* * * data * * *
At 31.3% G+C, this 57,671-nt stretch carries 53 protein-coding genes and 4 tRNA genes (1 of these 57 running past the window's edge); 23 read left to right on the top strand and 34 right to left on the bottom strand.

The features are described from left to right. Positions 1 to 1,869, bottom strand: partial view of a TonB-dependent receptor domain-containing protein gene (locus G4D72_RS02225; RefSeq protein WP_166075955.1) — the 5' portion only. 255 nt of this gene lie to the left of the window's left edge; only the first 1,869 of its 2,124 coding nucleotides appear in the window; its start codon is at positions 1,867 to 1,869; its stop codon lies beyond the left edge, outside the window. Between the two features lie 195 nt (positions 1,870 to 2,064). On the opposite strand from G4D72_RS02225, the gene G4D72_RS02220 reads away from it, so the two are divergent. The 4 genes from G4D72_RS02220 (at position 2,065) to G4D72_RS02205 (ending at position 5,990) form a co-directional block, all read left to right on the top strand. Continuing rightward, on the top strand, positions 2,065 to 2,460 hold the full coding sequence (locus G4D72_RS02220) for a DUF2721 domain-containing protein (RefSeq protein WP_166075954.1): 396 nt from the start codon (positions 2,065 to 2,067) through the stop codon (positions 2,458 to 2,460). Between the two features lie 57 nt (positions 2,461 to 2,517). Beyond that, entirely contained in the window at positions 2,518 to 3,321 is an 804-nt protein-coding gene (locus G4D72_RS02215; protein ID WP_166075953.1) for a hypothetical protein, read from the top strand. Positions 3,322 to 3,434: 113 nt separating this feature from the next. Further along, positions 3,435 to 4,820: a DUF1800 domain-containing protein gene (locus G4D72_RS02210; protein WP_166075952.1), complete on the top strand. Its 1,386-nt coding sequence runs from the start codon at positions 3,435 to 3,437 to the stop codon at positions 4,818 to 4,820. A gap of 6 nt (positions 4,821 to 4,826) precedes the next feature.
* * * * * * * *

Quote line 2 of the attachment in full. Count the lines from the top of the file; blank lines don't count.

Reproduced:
The features are described from left to right. Positions 1 to 1,869, bottom strand: partial view of a TonB-dependent receptor domain-containing protein gene (locus G4D72_RS02225; RefSeq protein WP_166075955.1) — the 5' portion only. 255 nt of this gene lie to the left of the window's left edge; only the first 1,869 of its 2,124 coding nucleotides appear in the window; its start codon is at positions 1,867 to 1,869; its stop codon lies beyond the left edge, outside the window. Between the two features lie 195 nt (positions 1,870 to 2,064). On the opposite strand from G4D72_RS02225, the gene G4D72_RS02220 reads away from it, so the two are divergent. The 4 genes from G4D72_RS02220 (at position 2,065) to G4D72_RS02205 (ending at position 5,990) form a co-directional block, all read left to right on the top strand. Continuing rightward, on the top strand, positions 2,065 to 2,460 hold the full coding sequence (locus G4D72_RS02220) for a DUF2721 domain-containing protein (RefSeq protein WP_166075954.1): 396 nt from the start codon (positions 2,065 to 2,067) through the stop codon (positions 2,458 to 2,460). Between the two features lie 57 nt (positions 2,461 to 2,517). Beyond that, entirely contained in the window at positions 2,518 to 3,321 is an 804-nt protein-coding gene (locus G4D72_RS02215; protein ID WP_166075953.1) for a hypothetical protein, read from the top strand. Positions 3,322 to 3,434: 113 nt separating this feature from the next. Further along, positions 3,435 to 4,820: a DUF1800 domain-containing protein gene (locus G4D72_RS02210; protein WP_166075952.1), complete on the top strand. Its 1,386-nt coding sequence runs from the start codon at positions 3,435 to 3,437 to the stop codon at positions 4,818 to 4,820. A gap of 6 nt (positions 4,821 to 4,826) precedes the next feature.